Airlines around the world are expected to collectively generate US$36.3 billion in profits and return their cost of capital in 2016 amid strong demand for passenger travel, lower fuel prices and operational improvements.
The 2016 forecast, published by the International Air Transport Association (IATA) on Thursday (European time) in Geneva, represented a net profit margin of 5.1 per cent and an increase from the US$33.1 billion profit airlines are expected to post in 2015.
IATA director general Tony Tyler said the airlines were expected to achieve a return on capital of 8.3 per cent in 2015 and 8.6 per cent in 2016. The cost of capital is about seven per cent.
“The industry is surpassing an important benchmark,” Tyler said during the IATA global media day in Geneva in prepared remarks.
“So we are finally — after years of destroying capital — delivering the minimal level of profitability that an investor would expect.
“With average per passenger profit of less than $10, I would say that the profitability is still better described as fragile rather than sustainable. And, as I well know from decades in the industry, we should enjoy the benign trading conditions while they last but not get used to them.”
While lower oil prices – IATA forecast Brent crude oil to average US$55 a barrel in 2015 and US$51 a barrel in 2016 – supported the improved profitability, its impact had been offset by the strengthening of the US dollar.
IATA said demand for air travel was expected to grow 6.9 per cent in 2016, helping offset the sluggish growth in cargo volumes due to weakness in some trading markets. Further, cargo revenue was tipped to fall slightly in 2016.
“Passengers are benefiting from greater value than ever—with competitive airfares and product investments. Environmental performance is improving. More people and businesses are being connected to more places than ever. Employment levels are rising,” Tyler said.
In terms of the outlook for particular regions, North American carriers were expected to account for more than half the industry’s profits in both 2015 (US$19.4 billion) and 2016 (US$19.2 billion), with air travel boosted by a strengthening US economy, rising US dollar and following the recent consolidation among the major airlines.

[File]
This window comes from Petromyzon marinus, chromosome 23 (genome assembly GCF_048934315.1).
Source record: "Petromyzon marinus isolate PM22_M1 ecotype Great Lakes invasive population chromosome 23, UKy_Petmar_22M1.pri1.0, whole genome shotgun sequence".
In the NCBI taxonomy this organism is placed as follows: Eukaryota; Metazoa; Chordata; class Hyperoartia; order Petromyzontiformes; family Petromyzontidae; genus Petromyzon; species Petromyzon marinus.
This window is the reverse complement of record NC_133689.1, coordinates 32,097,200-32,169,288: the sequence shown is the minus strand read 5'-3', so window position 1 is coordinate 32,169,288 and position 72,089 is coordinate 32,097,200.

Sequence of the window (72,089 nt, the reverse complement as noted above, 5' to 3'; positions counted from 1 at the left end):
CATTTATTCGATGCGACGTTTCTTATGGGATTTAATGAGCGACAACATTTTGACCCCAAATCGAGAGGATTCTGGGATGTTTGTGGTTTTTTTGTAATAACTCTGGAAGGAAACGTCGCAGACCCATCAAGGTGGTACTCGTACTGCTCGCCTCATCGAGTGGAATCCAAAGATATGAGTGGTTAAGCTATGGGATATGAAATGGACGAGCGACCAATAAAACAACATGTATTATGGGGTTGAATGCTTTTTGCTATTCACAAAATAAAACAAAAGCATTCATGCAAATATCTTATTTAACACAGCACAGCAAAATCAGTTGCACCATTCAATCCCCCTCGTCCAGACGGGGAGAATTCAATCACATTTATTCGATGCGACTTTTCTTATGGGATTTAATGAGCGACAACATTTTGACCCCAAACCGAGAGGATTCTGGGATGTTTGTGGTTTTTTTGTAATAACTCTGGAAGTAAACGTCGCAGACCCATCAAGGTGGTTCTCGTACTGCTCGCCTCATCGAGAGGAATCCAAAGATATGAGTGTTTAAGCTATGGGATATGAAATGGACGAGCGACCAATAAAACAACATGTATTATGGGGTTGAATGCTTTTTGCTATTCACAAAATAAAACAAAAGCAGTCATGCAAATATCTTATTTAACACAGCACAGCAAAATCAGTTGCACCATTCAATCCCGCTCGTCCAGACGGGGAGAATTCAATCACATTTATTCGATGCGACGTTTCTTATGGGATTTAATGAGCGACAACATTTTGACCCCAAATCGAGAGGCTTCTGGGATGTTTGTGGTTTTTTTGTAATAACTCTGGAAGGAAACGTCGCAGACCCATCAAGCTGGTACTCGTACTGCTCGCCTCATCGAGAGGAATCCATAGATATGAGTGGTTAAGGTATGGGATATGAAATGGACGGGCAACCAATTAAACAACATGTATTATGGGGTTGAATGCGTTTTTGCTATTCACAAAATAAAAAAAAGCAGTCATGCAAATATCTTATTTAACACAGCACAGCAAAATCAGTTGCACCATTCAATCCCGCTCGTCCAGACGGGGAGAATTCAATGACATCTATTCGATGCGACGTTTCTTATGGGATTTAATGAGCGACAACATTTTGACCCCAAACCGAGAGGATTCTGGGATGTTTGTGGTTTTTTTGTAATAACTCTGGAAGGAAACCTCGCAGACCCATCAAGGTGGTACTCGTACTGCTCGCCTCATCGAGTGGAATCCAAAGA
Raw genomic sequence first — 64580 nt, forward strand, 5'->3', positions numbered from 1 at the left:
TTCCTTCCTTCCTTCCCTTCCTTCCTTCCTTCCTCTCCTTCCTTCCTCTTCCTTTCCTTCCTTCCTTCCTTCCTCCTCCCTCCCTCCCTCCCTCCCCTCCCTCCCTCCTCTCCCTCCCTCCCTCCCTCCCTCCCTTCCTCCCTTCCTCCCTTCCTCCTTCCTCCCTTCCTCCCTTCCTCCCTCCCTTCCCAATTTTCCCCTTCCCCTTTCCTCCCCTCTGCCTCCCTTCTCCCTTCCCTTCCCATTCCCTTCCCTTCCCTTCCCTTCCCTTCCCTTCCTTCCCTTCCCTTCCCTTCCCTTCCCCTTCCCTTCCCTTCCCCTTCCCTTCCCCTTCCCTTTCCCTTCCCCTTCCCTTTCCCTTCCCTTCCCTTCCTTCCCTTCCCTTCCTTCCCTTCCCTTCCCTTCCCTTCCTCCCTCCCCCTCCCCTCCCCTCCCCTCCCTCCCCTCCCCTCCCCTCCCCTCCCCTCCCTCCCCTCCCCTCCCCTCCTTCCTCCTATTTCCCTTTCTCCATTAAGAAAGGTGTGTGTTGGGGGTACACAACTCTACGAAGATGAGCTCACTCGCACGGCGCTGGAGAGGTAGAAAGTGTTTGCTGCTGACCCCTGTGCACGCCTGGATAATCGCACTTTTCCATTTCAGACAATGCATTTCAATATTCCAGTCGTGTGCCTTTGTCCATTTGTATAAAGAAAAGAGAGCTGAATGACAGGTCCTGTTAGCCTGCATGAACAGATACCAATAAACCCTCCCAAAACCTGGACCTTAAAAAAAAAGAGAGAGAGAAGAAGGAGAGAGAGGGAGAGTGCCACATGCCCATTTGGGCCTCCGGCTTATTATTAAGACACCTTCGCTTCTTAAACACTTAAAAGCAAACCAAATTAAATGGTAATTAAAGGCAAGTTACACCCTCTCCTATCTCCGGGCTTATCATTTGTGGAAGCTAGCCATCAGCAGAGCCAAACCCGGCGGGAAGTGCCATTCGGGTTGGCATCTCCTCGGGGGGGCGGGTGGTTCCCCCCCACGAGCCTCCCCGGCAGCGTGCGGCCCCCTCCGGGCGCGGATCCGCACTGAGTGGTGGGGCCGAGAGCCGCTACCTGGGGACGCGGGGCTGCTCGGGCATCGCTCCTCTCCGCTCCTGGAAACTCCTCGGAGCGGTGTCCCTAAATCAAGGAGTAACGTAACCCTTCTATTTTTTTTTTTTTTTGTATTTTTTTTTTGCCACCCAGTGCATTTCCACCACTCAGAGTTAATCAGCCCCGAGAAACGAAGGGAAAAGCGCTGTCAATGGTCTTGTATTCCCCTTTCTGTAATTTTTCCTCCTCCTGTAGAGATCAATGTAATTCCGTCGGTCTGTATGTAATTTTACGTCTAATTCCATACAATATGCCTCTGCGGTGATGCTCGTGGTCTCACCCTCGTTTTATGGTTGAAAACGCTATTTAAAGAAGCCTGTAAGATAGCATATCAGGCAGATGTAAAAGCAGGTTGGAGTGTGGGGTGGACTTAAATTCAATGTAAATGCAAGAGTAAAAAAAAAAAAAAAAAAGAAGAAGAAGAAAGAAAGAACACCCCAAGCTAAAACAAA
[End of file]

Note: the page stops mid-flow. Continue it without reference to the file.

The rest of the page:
Closer to home, Asia-Pacific carriers were forecast to post profits of US$6.6 billion in 2016, a US$800 million increase from 2015, with strong passenger growth offset by ongoing weakness in cargo revenues.
“Although the Chinese economy has slowed, air travel remains strong,” IATA said.
“The region’s carriers will benefit more fully from the impact of lower fuel prices in 2016 as hedges unwind. The region is, however, in the front line for the impact of continued weakness in cargo revenues.”
Qantas is forecast to deliver a bumper 2015/16 first half profit as the airline group benefits from lower fuel prices and its cost-cutting initiatives amid modest capacity growth in both the domestic and international market and a mixed Australian economy.
The airline’s chief executive Alan Joyce told shareholders at the company’s annual general meeting in Perth on October 23 trading for the first three months of 2015/16 had “improved relative to the prior period”.
“We expect a significant improvement in first half performance,” Joyce said.
Qantas reported net profit of $203 million in the first half of 2014/15, posting a return to profitability following a loss-making 2013/14 financial year.
Meanwhile, Virgin Australia reported a statutory net profit after tax for the three months to September 30 2015 of $1.7 million, bouncing back into profitability following a $59.1 million statutory loss in the prior corresponding period.
“We outlined at our 2015 financial year results in August that we expected to be profitable in 2016 and deliver a return on invested capital in line with our cost of capital – and I am pleased to confirm that we remain on track to meet this target,” Borghetti told shareholders at the company’s annual general meeting in Brisbane on November 18.
While describing the outlook for the industry as a “good news story”, Tyler cautioned that Africa and Latin America were still weak, while political instability in areas such as the Middle East had impacted regional carriers in that market.
“The industry’s results are good, but they are not outstanding when compared to the profits that are generated in other parts of the global economy,” Tyler said.
“The point that I want to make is that the airline industry has strengthened its profitability to an ordinary not an extraordinary level.
“The core of that success is primarily in North America. Large parts of the industry are still struggling—including some making losses.”
IATA has about 260 member airlines and represents roughly 83 per cent of global air traffic.
IATA chief economist Brian Pearce discusses the 2016 outlook